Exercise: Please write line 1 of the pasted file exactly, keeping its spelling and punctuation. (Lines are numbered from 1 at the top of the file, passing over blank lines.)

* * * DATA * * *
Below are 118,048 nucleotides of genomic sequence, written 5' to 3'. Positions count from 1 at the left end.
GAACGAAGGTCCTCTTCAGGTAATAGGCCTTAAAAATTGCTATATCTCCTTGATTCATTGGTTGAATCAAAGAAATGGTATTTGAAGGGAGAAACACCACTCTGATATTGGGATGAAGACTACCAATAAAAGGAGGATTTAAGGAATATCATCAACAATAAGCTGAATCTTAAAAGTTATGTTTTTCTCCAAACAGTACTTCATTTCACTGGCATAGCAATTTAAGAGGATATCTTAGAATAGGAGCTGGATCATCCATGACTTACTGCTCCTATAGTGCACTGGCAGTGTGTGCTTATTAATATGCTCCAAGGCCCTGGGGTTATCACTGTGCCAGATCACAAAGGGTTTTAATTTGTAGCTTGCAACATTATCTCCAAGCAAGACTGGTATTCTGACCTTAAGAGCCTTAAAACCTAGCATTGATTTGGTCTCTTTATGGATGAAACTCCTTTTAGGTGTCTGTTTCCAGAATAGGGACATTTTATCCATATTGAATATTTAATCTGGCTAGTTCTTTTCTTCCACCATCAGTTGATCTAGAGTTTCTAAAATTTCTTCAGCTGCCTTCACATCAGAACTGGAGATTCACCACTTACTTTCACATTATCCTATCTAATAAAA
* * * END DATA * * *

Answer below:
Below are 118,048 nucleotides of genomic sequence, written 5' to 3'. Positions count from 1 at the left end.